The recent issuance of CON8 provides some fascinating insights into the the FASB and IASB think about the economic consequences of their standards.

In 2008, the FASB and IASB wrote the exposure draft of what would become CON8 (“Exposure Draft of Conceptual Framework for Financial Reporting: The Objective of Financial Reporting and Qualitative Characteristics and Constraints of Decision-Useful Financial Reporting Information.”).  That document proposed that the mandate of the Boards is as follows:

The Boards’ mandate is to assist in the efficient functioning of economies and the efficient allocation of resources in capital markets by developing high-quality financial reporting standards. (Para. OB3)

The final version of the Conceptual Framework No. 8 (CON8) did not include this statement, and explicitly rejected expanding the objective of financial reporting to include maintaining financial stability:

OB2. The objective of general purpose financial reporting is to provide financial information about the reporting entity that is useful to existing and potential investors, lenders, and other creditors in making decisions about providing resources to the entity. Those decisions involve buying, selling, or holding equity and debt instruments and providing or settling loans and other forms of credit.

OB10. Other parties, such as regulators and members of the public other than investors, lenders, and other creditors, also may find general purpose financial reports useful. However, those reports are not primarily directed to these other groups.

Why the change?  From the Basis For Conclusions: CON8, BC 1.23-27):

…[S]ome may take the view that the best way to maintain financial stability is to require entities not to report or to delay reporting some changes in asset or liability values.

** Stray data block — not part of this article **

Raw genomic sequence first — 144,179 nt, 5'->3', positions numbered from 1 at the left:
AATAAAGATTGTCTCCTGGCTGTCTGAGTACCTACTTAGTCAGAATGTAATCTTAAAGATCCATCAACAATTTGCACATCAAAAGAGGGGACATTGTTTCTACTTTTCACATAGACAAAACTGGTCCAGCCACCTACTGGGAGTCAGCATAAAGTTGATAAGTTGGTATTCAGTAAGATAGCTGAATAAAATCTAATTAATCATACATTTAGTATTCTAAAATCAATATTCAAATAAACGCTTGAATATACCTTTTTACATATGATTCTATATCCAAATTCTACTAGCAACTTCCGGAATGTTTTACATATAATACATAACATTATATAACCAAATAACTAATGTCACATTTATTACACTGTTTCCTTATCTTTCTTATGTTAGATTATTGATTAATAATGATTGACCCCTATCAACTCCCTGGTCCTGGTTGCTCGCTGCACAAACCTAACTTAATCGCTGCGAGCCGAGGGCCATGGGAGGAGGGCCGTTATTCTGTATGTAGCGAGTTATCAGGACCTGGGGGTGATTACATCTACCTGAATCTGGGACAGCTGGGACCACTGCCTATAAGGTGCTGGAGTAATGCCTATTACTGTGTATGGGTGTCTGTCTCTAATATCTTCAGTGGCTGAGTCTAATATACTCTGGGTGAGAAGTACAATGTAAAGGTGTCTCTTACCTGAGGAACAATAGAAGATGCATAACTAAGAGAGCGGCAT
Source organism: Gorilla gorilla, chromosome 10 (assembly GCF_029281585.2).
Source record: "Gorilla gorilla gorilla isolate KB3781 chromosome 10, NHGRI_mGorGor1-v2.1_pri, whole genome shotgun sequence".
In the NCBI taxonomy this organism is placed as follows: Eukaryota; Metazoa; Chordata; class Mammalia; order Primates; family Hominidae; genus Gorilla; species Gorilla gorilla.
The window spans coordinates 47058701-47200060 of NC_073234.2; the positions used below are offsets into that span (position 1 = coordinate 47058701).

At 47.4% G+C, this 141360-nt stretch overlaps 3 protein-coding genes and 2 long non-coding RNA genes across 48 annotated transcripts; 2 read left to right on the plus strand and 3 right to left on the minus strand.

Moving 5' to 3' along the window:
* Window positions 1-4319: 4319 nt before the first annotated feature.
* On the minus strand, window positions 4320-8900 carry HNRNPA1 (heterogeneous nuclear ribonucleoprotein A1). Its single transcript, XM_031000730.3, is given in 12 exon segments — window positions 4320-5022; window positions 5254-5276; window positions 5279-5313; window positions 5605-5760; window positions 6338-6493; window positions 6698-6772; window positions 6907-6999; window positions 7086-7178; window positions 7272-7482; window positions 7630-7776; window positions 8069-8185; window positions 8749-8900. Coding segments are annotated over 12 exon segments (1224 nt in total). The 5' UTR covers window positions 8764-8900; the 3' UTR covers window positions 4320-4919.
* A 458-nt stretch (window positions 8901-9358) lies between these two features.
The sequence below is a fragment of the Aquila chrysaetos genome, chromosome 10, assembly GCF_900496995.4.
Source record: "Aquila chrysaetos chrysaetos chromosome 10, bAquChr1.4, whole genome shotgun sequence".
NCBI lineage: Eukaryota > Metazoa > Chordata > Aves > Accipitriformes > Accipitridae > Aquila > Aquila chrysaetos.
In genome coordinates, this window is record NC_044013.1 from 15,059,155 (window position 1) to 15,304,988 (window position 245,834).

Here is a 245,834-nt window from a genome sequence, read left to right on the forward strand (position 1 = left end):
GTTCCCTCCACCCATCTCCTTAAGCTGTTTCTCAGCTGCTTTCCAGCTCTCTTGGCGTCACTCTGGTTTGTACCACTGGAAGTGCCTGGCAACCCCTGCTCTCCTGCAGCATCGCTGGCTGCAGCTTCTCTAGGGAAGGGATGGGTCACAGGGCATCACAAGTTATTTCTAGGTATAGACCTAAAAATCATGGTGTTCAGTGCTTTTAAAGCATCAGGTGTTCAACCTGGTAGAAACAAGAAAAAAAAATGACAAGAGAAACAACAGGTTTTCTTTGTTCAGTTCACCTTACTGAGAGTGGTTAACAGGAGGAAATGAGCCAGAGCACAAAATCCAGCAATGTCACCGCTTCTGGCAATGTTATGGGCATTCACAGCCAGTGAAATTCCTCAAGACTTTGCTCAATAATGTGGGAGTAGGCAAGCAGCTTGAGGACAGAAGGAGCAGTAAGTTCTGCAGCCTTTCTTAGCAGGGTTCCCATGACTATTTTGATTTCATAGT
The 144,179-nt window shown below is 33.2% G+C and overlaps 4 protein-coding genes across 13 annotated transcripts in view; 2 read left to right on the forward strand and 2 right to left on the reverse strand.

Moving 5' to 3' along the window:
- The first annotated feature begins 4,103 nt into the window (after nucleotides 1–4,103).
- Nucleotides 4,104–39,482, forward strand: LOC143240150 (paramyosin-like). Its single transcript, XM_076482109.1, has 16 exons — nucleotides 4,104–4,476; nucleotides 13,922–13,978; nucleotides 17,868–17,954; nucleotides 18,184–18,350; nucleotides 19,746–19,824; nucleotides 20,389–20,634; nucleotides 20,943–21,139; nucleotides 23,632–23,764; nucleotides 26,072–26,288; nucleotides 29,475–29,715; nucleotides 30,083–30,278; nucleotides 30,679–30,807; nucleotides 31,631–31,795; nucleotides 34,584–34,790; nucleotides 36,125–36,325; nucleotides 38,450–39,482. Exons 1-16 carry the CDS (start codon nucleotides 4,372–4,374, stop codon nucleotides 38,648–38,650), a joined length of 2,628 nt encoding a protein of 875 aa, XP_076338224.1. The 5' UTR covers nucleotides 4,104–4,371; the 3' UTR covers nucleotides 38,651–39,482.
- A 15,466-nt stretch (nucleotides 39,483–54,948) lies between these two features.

That requirement almost certainly would result in depriving investors, lenders, and other creditors of information that they need.

The only way to avoid conflicts would be to eliminate or deemphasize the existing objective of providing information to investors, lenders, and other creditors.

The Board concluded that eliminating that objective would be inconsistent with its basic mission, which is to serve the information needs of participants in capital markets.

The Board also noted that providing relevant and faithfully represented financial information can improve users’ confidence in the information and, thus, contribute to promoting financial stability.

I think we can better understand these tensions if we explicitly define three distinct ways of assessing whether a standard “works”:

  • Conceptual Approach. Reporting standards should result in financial statements that are with a Conceptual Framework that defines the desirable characteristics of financial reports, the nature financial statement elements and the appropriate methods of recognition, measurement and disclosure.
  • Decision-Usefulness Approach. Reporting standards should result in better economic decisions by individual users of financial statements.
  • Economic Consequences Approach. Reporting standards should result in better aggregate outcomes, such as higher rates of economic growth, greater economic stability and more desirable distributions of wealth and income.

These are all normative judgments, but they suggest some interesting positive questions:

  1. Do standards that are conceptually appealing also result in better decisions and economic consequences?
  2. Do better individual decisions also result in favorable economic consequences?
  3. Do favorable economic consequences necessarily reflect more decision-useful or conceptually appropriate standards?

What research addresses these questions?